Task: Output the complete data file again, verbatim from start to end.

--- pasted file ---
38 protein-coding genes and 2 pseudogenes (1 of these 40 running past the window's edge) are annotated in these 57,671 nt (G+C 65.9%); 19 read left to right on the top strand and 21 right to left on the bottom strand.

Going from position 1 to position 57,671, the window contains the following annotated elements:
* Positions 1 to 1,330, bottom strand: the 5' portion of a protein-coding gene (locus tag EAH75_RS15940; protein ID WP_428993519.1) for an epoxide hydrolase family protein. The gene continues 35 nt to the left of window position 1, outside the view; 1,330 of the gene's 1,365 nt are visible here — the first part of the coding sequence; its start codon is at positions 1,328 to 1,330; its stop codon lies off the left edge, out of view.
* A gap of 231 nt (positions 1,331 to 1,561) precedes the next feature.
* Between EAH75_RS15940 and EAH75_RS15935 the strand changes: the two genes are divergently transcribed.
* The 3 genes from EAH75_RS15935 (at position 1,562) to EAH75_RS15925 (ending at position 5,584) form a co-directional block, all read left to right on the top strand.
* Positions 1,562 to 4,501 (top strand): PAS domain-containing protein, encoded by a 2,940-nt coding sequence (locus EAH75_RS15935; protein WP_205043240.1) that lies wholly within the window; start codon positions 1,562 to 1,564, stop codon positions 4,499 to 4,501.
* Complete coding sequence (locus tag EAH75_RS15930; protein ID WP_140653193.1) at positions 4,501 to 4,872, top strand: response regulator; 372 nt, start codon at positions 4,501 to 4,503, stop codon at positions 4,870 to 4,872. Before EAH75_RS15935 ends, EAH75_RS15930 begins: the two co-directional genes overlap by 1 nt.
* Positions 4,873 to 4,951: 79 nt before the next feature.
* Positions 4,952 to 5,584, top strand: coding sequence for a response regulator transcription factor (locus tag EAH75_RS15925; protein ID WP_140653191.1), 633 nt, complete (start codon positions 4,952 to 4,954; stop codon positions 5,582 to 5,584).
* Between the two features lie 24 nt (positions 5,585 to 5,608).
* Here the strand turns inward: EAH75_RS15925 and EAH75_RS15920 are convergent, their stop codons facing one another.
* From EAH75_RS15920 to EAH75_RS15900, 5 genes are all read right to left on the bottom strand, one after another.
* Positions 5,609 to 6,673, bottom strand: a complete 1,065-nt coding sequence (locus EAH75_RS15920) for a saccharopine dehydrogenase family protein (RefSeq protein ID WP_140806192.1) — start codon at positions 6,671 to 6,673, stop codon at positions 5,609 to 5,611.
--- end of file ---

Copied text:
38 protein-coding genes and 2 pseudogenes (1 of these 40 running past the window's edge) are annotated in these 57,671 nt (G+C 65.9%); 19 read left to right on the top strand and 21 right to left on the bottom strand.

Going from position 1 to position 57,671, the window contains the following annotated elements:
* Positions 1 to 1,330, bottom strand: the 5' portion of a protein-coding gene (locus tag EAH75_RS15940; protein ID WP_428993519.1) for an epoxide hydrolase family protein. The gene continues 35 nt to the left of window position 1, outside the view; 1,330 of the gene's 1,365 nt are visible here — the first part of the coding sequence; its start codon is at positions 1,328 to 1,330; its stop codon lies off the left edge, out of view.
* A gap of 231 nt (positions 1,331 to 1,561) precedes the next feature.
* Between EAH75_RS15940 and EAH75_RS15935 the strand changes: the two genes are divergently transcribed.
* The 3 genes from EAH75_RS15935 (at position 1,562) to EAH75_RS15925 (ending at position 5,584) form a co-directional block, all read left to right on the top strand.
* Positions 1,562 to 4,501 (top strand): PAS domain-containing protein, encoded by a 2,940-nt coding sequence (locus EAH75_RS15935; protein WP_205043240.1) that lies wholly within the window; start codon positions 1,562 to 1,564, stop codon positions 4,499 to 4,501.
* Complete coding sequence (locus tag EAH75_RS15930; protein ID WP_140653193.1) at positions 4,501 to 4,872, top strand: response regulator; 372 nt, start codon at positions 4,501 to 4,503, stop codon at positions 4,870 to 4,872. Before EAH75_RS15935 ends, EAH75_RS15930 begins: the two co-directional genes overlap by 1 nt.
* Positions 4,873 to 4,951: 79 nt before the next feature.
* Positions 4,952 to 5,584, top strand: coding sequence for a response regulator transcription factor (locus tag EAH75_RS15925; protein ID WP_140653191.1), 633 nt, complete (start codon positions 4,952 to 4,954; stop codon positions 5,582 to 5,584).
* Between the two features lie 24 nt (positions 5,585 to 5,608).
* Here the strand turns inward: EAH75_RS15925 and EAH75_RS15920 are convergent, their stop codons facing one another.
* From EAH75_RS15920 to EAH75_RS15900, 5 genes are all read right to left on the bottom strand, one after another.
* Positions 5,609 to 6,673, bottom strand: a complete 1,065-nt coding sequence (locus EAH75_RS15920) for a saccharopine dehydrogenase family protein (RefSeq protein ID WP_140806192.1) — start codon at positions 6,671 to 6,673, stop codon at positions 5,609 to 5,611.